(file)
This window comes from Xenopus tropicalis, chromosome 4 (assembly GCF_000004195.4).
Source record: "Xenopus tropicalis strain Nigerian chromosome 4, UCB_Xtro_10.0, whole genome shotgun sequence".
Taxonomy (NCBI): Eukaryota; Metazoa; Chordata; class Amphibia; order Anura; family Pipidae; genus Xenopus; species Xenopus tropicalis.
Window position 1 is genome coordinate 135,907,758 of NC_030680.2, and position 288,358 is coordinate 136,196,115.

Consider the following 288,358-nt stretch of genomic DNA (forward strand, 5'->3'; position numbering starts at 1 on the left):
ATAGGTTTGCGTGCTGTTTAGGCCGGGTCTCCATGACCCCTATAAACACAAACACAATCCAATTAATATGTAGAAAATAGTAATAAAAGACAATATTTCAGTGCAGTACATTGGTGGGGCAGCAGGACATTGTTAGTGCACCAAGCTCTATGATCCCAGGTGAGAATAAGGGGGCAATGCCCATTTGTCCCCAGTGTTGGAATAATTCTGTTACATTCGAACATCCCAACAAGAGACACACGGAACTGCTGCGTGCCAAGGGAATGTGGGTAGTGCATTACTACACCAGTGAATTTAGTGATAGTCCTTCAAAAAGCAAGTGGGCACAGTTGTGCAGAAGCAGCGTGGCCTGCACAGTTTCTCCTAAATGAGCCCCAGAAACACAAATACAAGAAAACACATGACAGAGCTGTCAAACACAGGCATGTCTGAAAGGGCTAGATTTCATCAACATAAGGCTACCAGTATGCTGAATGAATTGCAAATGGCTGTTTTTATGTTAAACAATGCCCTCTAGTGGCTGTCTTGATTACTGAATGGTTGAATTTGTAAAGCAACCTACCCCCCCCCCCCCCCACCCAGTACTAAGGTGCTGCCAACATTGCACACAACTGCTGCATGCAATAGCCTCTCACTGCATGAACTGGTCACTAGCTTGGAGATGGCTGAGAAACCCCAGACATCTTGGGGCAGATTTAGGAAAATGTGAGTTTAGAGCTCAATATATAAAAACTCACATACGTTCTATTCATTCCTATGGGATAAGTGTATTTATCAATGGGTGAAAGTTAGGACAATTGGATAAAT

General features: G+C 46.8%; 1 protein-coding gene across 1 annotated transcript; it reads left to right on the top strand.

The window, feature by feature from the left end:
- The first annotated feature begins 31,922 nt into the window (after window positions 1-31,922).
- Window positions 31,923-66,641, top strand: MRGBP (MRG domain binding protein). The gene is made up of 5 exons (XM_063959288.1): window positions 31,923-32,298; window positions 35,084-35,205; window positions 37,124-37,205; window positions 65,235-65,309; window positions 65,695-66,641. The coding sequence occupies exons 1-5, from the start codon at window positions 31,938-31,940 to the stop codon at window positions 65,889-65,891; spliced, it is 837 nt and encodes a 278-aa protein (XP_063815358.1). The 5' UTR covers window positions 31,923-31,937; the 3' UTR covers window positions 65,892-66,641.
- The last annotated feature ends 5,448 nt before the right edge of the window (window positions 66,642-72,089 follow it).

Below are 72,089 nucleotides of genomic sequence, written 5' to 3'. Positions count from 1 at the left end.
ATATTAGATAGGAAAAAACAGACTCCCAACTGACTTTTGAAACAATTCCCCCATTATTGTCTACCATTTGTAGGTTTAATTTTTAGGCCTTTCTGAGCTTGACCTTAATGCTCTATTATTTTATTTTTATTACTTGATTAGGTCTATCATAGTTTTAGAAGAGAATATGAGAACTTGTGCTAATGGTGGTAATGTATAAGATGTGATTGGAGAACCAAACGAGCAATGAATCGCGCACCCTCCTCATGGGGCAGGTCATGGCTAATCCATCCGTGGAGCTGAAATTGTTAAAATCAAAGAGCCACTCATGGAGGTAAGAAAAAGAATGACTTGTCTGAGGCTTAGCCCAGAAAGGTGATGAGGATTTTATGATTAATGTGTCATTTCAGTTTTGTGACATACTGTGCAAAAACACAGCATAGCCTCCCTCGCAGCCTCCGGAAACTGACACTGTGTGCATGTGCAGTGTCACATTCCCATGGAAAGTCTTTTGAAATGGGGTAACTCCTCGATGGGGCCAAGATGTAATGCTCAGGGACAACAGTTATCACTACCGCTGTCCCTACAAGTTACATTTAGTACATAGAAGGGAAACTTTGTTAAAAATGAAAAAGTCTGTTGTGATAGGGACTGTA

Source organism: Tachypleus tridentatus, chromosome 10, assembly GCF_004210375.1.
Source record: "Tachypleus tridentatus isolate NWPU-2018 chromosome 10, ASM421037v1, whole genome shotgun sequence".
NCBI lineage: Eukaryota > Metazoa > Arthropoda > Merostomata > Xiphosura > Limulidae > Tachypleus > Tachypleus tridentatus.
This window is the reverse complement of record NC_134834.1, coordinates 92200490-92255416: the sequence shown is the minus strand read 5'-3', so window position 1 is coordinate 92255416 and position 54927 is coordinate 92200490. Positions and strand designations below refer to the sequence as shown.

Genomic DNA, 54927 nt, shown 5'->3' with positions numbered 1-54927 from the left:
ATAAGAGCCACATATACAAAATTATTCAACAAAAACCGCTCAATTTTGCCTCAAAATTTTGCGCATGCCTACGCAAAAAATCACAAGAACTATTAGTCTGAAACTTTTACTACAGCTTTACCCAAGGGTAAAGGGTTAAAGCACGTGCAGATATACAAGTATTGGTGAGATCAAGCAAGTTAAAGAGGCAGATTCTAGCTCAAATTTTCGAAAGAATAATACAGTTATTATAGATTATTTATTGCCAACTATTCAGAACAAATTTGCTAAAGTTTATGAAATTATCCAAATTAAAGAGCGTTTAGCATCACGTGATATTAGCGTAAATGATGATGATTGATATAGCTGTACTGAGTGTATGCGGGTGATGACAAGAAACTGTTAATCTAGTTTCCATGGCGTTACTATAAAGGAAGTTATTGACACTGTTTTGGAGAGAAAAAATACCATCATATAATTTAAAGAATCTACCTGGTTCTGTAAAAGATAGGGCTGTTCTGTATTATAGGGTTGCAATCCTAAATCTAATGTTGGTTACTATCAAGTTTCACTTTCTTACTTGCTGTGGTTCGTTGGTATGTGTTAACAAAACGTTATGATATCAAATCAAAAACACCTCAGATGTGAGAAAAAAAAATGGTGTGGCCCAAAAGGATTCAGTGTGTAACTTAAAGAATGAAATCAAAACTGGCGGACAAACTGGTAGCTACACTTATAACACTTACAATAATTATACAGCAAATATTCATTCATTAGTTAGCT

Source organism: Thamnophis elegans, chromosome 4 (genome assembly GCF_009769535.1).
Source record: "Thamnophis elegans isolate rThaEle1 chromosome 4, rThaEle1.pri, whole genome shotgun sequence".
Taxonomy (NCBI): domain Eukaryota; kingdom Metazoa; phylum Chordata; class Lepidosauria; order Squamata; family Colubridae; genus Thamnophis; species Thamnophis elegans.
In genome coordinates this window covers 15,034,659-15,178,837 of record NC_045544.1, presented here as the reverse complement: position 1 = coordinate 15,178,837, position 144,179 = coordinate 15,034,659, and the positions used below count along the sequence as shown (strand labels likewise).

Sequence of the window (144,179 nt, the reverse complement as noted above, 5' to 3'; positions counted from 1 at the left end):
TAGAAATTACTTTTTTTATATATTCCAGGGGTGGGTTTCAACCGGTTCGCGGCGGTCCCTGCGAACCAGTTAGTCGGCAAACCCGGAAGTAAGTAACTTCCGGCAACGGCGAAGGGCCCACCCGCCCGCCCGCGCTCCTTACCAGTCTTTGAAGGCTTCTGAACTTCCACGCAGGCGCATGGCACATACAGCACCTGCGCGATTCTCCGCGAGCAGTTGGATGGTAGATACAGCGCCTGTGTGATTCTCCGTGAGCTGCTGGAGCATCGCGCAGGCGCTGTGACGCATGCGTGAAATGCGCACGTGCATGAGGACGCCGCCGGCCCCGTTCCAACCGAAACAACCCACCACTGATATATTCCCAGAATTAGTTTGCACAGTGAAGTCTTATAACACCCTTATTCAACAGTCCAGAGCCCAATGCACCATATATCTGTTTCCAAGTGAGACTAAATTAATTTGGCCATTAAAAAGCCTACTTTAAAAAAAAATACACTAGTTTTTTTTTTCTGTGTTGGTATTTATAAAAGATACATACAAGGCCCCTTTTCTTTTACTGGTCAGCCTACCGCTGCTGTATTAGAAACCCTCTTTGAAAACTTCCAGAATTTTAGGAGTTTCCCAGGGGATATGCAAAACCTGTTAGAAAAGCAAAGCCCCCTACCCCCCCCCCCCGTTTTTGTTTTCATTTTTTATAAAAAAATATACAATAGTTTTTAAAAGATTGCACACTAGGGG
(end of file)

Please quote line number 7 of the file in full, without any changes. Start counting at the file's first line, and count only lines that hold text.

General features: G+C 46.8%; 1 protein-coding gene across 1 annotated transcript; it reads left to right on the top strand.